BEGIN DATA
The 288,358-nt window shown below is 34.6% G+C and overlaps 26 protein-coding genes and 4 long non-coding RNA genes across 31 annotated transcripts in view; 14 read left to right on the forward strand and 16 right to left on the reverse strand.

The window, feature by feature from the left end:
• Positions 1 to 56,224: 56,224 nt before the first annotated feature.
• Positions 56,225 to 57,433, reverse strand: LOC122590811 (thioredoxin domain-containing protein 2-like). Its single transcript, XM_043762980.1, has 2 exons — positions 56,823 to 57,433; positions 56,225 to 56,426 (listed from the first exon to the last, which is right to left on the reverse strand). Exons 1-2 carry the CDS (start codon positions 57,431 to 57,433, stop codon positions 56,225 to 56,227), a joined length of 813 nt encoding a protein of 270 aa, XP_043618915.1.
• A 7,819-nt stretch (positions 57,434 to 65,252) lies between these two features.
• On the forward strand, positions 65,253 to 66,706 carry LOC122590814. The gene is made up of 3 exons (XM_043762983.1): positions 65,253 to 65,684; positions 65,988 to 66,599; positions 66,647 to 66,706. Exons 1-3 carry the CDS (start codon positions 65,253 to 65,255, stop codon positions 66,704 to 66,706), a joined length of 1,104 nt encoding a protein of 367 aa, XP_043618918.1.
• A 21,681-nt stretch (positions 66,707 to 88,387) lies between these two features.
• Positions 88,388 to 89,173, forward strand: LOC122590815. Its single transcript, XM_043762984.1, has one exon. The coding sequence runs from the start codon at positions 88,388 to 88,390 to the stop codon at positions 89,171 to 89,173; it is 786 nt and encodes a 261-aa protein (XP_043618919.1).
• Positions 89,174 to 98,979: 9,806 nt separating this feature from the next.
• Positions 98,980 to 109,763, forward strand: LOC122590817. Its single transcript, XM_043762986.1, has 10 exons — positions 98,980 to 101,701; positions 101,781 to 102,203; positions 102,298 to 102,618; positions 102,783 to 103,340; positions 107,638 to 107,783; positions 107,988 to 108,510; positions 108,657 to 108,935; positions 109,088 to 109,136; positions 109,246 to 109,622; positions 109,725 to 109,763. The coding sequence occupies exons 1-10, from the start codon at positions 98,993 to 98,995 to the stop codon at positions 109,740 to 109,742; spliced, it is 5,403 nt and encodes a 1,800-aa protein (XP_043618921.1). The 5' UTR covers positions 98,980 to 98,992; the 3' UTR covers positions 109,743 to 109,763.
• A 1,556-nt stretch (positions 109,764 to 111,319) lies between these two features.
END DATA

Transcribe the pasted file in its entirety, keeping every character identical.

The 288,358-nt window shown below is 34.6% G+C and overlaps 26 protein-coding genes and 4 long non-coding RNA genes across 31 annotated transcripts in view; 14 read left to right on the forward strand and 16 right to left on the reverse strand.

The window, feature by feature from the left end:
• Positions 1 to 56,224: 56,224 nt before the first annotated feature.
• Positions 56,225 to 57,433, reverse strand: LOC122590811 (thioredoxin domain-containing protein 2-like). Its single transcript, XM_043762980.1, has 2 exons — positions 56,823 to 57,433; positions 56,225 to 56,426 (listed from the first exon to the last, which is right to left on the reverse strand). Exons 1-2 carry the CDS (start codon positions 57,431 to 57,433, stop codon positions 56,225 to 56,227), a joined length of 813 nt encoding a protein of 270 aa, XP_043618915.1.
• A 7,819-nt stretch (positions 57,434 to 65,252) lies between these two features.
• On the forward strand, positions 65,253 to 66,706 carry LOC122590814. The gene is made up of 3 exons (XM_043762983.1): positions 65,253 to 65,684; positions 65,988 to 66,599; positions 66,647 to 66,706. Exons 1-3 carry the CDS (start codon positions 65,253 to 65,255, stop codon positions 66,704 to 66,706), a joined length of 1,104 nt encoding a protein of 367 aa, XP_043618918.1.
• A 21,681-nt stretch (positions 66,707 to 88,387) lies between these two features.
• Positions 88,388 to 89,173, forward strand: LOC122590815. Its single transcript, XM_043762984.1, has one exon. The coding sequence runs from the start codon at positions 88,388 to 88,390 to the stop codon at positions 89,171 to 89,173; it is 786 nt and encodes a 261-aa protein (XP_043618919.1).
• Positions 89,174 to 98,979: 9,806 nt separating this feature from the next.
• Positions 98,980 to 109,763, forward strand: LOC122590817. Its single transcript, XM_043762986.1, has 10 exons — positions 98,980 to 101,701; positions 101,781 to 102,203; positions 102,298 to 102,618; positions 102,783 to 103,340; positions 107,638 to 107,783; positions 107,988 to 108,510; positions 108,657 to 108,935; positions 109,088 to 109,136; positions 109,246 to 109,622; positions 109,725 to 109,763. The coding sequence occupies exons 1-10, from the start codon at positions 98,993 to 98,995 to the stop codon at positions 109,740 to 109,742; spliced, it is 5,403 nt and encodes a 1,800-aa protein (XP_043618921.1). The 5' UTR covers positions 98,980 to 98,992; the 3' UTR covers positions 109,743 to 109,763.
• A 1,556-nt stretch (positions 109,764 to 111,319) lies between these two features.